I don’t agree that articulated speech is the most powerful human good. I think humility is the most powerful human good. But I do agree with the high premium Peterson places on articulation and the role it can play in helping to eliminate suffering. I was particularly struck by his comment, “Burden yourself with so much responsibility that you can barely stand, and then you’ll get stronger trying to lift it up.”
Here is a FREE interactive lesson from the Masters course I wrote, which is about to launch at Central Michigan University, Argosy University, Antioch University, Benedictine University and Valparaiso University. This course is for the professional development of teachers, who can gain graduate credits when they enroll to take it. This free interactive lesson offers an overview of the research that prompted me to write the course.
Update: since writing the post below, all spots in the first run of the course, taught by John Adams, are now full. Interested parties can register for the second run beginning December 4th and taught by Julie Gold.
Teachers wishing to qualify for pay increases by gaining graduate level credits now have the perfect opportunity. On September 25th, the Idaho-based education company, The Connecting Link, is launching their online course “Mindfulness in the 21st century Classroom” for the professional development of teachers. This Masters level course is being taught by educational psychologist John Adams and is being accredited through Argosy University, Antioch University, Benedictine University, Valparaiso University and Central Michigan University. It is designed to give educators at all levels an overview of recent research on mindfulness practices. Even better, the course provides step by step guidance on how to integrate mindfulness practices into the classroom.
If you’re interested, here are some links you may want to check out:
- For a free lesson, drawn from the material of the course, see ‘Free Mindfulness Lesson for Teachers!‘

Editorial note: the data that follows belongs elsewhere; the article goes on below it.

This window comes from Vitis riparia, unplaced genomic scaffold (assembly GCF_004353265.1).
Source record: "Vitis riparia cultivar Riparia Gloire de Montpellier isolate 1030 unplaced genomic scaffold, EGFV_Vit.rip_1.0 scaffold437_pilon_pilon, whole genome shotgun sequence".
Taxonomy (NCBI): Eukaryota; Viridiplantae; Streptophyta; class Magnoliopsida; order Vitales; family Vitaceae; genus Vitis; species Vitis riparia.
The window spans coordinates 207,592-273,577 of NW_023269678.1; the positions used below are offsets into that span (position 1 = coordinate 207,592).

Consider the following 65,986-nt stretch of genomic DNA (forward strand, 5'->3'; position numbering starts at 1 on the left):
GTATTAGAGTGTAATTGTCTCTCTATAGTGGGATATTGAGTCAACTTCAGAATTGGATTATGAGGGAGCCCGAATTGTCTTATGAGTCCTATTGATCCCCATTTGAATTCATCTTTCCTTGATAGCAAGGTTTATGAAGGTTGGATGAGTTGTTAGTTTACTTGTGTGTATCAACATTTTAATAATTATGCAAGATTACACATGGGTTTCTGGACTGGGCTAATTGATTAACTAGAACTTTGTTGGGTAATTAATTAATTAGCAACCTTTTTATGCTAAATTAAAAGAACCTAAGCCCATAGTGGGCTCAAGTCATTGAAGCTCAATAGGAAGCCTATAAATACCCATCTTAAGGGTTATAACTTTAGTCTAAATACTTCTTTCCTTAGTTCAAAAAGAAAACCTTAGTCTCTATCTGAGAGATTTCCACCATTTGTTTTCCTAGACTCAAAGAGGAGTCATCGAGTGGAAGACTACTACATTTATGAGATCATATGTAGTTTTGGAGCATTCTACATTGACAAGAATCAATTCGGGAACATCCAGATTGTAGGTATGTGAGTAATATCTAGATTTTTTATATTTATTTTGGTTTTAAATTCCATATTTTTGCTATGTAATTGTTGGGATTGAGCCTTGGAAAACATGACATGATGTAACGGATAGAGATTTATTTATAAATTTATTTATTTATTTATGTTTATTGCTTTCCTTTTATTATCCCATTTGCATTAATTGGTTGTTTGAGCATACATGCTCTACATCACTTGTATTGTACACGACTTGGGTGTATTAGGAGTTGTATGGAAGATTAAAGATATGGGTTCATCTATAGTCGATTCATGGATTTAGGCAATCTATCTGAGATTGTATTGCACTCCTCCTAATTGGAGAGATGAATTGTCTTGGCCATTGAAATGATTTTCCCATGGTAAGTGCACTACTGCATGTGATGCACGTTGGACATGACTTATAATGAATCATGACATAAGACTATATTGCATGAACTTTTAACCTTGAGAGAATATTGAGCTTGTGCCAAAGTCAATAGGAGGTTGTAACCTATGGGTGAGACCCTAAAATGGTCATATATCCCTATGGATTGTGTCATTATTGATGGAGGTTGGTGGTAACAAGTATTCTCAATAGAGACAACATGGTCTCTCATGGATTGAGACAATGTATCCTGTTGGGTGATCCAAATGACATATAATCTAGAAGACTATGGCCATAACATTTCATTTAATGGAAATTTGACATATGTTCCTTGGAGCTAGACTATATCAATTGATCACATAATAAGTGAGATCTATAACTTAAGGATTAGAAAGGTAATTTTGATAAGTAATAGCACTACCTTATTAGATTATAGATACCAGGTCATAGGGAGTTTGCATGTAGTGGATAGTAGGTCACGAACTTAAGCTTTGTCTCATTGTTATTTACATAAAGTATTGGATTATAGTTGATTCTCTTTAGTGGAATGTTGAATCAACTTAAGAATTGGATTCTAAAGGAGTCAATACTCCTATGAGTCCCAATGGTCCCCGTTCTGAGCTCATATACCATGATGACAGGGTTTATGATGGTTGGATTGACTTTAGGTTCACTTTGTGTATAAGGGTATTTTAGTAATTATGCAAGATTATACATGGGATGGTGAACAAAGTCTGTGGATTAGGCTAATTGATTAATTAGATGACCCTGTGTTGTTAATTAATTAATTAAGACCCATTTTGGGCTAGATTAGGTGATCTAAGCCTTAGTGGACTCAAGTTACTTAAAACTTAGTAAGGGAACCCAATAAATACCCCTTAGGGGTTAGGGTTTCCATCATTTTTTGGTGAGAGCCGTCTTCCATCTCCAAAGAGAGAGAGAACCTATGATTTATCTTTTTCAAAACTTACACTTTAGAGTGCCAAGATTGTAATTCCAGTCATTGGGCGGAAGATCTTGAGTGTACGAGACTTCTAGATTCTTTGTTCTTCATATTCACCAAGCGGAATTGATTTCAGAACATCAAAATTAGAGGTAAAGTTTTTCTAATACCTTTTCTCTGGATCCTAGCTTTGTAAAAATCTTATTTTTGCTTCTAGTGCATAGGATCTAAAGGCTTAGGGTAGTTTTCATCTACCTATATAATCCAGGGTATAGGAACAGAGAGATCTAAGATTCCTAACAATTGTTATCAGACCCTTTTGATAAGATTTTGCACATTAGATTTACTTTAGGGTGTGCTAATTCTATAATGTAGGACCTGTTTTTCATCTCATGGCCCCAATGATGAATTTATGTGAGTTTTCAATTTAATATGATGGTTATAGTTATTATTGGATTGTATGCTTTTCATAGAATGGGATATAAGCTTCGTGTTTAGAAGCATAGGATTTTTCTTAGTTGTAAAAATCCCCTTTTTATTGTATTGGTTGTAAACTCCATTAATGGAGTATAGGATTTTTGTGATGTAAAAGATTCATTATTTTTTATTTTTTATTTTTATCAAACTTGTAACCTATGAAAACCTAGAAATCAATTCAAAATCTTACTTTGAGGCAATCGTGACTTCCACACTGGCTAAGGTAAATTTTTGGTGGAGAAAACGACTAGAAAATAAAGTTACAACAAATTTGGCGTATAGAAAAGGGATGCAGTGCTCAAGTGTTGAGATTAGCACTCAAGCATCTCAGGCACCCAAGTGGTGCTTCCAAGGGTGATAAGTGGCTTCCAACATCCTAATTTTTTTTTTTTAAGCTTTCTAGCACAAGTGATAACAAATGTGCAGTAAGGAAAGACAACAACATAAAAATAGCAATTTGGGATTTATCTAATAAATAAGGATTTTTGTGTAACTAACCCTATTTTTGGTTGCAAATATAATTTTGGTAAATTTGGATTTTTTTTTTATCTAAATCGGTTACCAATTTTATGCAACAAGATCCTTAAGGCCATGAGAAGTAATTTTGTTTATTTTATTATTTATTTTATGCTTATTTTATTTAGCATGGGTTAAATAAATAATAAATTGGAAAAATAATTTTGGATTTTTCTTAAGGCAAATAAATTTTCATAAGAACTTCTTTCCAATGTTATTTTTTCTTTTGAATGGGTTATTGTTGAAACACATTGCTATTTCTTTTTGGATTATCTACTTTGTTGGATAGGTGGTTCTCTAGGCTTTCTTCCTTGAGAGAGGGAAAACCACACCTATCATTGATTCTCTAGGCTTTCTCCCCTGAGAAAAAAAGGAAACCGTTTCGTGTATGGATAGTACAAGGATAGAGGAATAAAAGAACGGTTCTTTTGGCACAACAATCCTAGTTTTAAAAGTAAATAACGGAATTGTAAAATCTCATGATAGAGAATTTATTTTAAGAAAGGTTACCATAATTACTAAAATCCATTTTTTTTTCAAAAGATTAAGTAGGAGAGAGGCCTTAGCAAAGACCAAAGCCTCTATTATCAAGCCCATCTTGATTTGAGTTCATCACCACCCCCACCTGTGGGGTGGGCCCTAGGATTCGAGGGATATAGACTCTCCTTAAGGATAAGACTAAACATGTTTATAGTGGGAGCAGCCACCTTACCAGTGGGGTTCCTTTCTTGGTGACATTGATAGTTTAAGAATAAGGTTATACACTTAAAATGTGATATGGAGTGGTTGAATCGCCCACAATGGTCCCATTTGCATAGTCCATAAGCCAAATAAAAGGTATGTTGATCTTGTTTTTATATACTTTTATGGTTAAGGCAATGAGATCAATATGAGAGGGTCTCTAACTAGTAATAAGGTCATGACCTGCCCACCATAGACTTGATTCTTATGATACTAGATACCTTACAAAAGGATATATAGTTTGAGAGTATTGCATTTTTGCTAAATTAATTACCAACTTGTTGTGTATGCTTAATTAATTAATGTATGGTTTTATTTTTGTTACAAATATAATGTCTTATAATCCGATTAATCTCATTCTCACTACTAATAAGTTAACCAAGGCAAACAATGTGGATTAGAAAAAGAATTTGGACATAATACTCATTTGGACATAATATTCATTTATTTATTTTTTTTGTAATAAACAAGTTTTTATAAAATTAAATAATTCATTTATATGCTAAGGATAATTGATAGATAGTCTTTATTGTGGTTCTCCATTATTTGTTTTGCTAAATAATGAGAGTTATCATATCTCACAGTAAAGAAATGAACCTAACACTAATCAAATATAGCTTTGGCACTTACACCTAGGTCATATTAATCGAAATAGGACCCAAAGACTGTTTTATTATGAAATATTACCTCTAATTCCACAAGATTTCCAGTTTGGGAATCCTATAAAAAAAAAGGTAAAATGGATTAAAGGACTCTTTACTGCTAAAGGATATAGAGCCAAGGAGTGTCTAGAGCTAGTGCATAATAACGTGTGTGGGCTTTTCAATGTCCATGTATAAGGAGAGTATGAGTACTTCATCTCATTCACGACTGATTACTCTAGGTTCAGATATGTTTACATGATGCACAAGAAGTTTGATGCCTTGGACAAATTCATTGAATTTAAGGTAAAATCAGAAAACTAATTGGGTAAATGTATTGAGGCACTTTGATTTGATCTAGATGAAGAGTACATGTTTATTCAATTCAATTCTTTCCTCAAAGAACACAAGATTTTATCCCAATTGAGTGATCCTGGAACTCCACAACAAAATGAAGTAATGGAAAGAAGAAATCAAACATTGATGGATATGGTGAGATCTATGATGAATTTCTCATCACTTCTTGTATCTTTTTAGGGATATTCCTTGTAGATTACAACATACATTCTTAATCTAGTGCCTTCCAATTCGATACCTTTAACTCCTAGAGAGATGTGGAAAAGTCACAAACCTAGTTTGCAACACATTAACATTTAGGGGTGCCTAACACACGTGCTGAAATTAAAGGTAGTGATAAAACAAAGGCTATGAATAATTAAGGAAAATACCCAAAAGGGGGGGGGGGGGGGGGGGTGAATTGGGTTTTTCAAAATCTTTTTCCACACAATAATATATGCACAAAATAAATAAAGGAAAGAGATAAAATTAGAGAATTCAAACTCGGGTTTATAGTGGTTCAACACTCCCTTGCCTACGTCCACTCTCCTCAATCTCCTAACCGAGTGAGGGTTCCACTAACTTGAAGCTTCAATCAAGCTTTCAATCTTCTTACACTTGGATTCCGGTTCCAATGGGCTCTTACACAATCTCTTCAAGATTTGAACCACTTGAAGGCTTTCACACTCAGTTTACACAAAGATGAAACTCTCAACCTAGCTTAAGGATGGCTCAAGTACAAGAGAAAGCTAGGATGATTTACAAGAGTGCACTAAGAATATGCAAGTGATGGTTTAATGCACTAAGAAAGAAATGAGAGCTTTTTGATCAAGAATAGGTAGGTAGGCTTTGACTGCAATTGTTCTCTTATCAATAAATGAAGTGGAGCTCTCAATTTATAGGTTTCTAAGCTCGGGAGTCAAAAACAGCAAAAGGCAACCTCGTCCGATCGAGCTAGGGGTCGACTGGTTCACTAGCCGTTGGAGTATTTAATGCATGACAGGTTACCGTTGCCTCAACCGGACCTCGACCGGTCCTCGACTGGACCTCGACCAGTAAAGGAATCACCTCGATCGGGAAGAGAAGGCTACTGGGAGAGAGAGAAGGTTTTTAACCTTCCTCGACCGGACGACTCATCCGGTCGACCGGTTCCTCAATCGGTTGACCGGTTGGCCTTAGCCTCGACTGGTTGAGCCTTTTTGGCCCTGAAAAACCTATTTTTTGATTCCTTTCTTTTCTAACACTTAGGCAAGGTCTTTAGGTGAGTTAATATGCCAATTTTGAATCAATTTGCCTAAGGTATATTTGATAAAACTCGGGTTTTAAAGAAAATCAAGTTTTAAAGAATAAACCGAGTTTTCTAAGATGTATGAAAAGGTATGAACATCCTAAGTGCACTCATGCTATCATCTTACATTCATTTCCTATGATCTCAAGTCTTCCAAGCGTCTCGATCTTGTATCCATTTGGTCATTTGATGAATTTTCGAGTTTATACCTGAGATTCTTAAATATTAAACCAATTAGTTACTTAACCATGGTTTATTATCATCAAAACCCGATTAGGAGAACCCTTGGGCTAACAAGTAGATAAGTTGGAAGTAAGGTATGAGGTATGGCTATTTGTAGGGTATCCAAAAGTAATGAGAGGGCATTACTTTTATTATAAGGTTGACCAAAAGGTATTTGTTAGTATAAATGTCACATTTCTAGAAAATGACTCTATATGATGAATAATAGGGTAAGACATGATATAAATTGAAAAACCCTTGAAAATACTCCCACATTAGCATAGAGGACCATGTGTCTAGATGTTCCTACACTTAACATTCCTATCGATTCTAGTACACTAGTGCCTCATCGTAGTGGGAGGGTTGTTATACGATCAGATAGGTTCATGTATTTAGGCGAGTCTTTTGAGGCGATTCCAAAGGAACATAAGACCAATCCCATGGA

- For a detailed syllabus of the course, visit TCL’s ‘Online Participant Syllabus‘.
- To learn more about why mindfulness is important for teachers and how it’s being used in the classroom, see my article ‘Mindfulness: From Ancient Wisdom to Modern Classroom.’
- To learn more about John Adams, the instructor of this course, click here.
- To register a place in the upcoming course, click here. (Right now TCL is running a “Back to School Savings” special of $100 off!)
- For a promotional flier advertising the course and giving details about the special savings, click here.
From my book Saints and Scoundrels, page 302:
“In our era, young children are continually being pressured to engage in self-expression before they are shown how to think coherently, and they are pressured to engage in reasoning before they are given the facts with which to reason. The result is not intellectual freedom but enslavement, for someone that is never taught how to think is by default trained to be a bondservant to the latest fad or fashion.”
In the video below, Pulitzer Prize finalist Nicholas Carr shares evidence from brain science about what happens when our devices (particularly the smartphones) infuse into our lives perpetual distractibility, multitasking and split attentiveness. He shows that what science is finding (and you can see footnotes to the actual peer-reviewed studies in Carr’s book The Shallows) is that there is a trade-off whereby certain cognitive functions become diminished.
That much isn’t surprising, but what I found really interesting is which cognitive functions are compromised.